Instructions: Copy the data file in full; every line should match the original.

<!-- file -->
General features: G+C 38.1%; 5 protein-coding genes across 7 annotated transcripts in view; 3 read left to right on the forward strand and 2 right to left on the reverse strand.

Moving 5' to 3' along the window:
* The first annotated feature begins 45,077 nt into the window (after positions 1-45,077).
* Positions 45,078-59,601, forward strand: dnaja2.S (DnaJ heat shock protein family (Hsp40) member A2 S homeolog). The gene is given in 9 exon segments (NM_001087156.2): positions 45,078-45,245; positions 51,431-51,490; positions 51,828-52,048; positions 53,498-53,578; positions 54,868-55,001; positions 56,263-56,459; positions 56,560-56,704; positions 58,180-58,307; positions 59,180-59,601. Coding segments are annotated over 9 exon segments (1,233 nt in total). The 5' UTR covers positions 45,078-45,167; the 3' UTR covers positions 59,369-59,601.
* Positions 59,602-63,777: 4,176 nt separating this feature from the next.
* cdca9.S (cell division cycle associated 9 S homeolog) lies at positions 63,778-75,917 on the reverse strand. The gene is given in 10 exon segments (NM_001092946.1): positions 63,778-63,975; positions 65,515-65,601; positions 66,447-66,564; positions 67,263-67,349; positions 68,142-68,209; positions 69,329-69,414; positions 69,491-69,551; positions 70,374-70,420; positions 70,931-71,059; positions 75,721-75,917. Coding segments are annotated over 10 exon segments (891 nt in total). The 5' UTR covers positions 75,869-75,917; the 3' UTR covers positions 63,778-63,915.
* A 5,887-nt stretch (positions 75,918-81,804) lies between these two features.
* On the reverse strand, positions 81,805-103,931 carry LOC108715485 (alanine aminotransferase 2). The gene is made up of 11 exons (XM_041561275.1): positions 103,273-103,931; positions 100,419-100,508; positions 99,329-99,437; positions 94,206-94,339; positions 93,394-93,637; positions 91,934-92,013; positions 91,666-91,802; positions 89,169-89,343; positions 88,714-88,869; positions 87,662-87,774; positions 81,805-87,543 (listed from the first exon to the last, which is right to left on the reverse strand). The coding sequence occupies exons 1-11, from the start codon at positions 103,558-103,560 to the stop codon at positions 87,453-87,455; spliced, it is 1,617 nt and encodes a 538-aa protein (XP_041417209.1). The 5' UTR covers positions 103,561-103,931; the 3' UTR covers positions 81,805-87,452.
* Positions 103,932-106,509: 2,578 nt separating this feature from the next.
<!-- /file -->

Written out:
General features: G+C 38.1%; 5 protein-coding genes across 7 annotated transcripts in view; 3 read left to right on the forward strand and 2 right to left on the reverse strand.

Moving 5' to 3' along the window:
* The first annotated feature begins 45,077 nt into the window (after positions 1-45,077).
* Positions 45,078-59,601, forward strand: dnaja2.S (DnaJ heat shock protein family (Hsp40) member A2 S homeolog). The gene is given in 9 exon segments (NM_001087156.2): positions 45,078-45,245; positions 51,431-51,490; positions 51,828-52,048; positions 53,498-53,578; positions 54,868-55,001; positions 56,263-56,459; positions 56,560-56,704; positions 58,180-58,307; positions 59,180-59,601. Coding segments are annotated over 9 exon segments (1,233 nt in total). The 5' UTR covers positions 45,078-45,167; the 3' UTR covers positions 59,369-59,601.
* Positions 59,602-63,777: 4,176 nt separating this feature from the next.
* cdca9.S (cell division cycle associated 9 S homeolog) lies at positions 63,778-75,917 on the reverse strand. The gene is given in 10 exon segments (NM_001092946.1): positions 63,778-63,975; positions 65,515-65,601; positions 66,447-66,564; positions 67,263-67,349; positions 68,142-68,209; positions 69,329-69,414; positions 69,491-69,551; positions 70,374-70,420; positions 70,931-71,059; positions 75,721-75,917. Coding segments are annotated over 10 exon segments (891 nt in total). The 5' UTR covers positions 75,869-75,917; the 3' UTR covers positions 63,778-63,915.
* A 5,887-nt stretch (positions 75,918-81,804) lies between these two features.
* On the reverse strand, positions 81,805-103,931 carry LOC108715485 (alanine aminotransferase 2). The gene is made up of 11 exons (XM_041561275.1): positions 103,273-103,931; positions 100,419-100,508; positions 99,329-99,437; positions 94,206-94,339; positions 93,394-93,637; positions 91,934-92,013; positions 91,666-91,802; positions 89,169-89,343; positions 88,714-88,869; positions 87,662-87,774; positions 81,805-87,543 (listed from the first exon to the last, which is right to left on the reverse strand). The coding sequence occupies exons 1-11, from the start codon at positions 103,558-103,560 to the stop codon at positions 87,453-87,455; spliced, it is 1,617 nt and encodes a 538-aa protein (XP_041417209.1). The 5' UTR covers positions 103,561-103,931; the 3' UTR covers positions 81,805-87,452.
* Positions 103,932-106,509: 2,578 nt separating this feature from the next.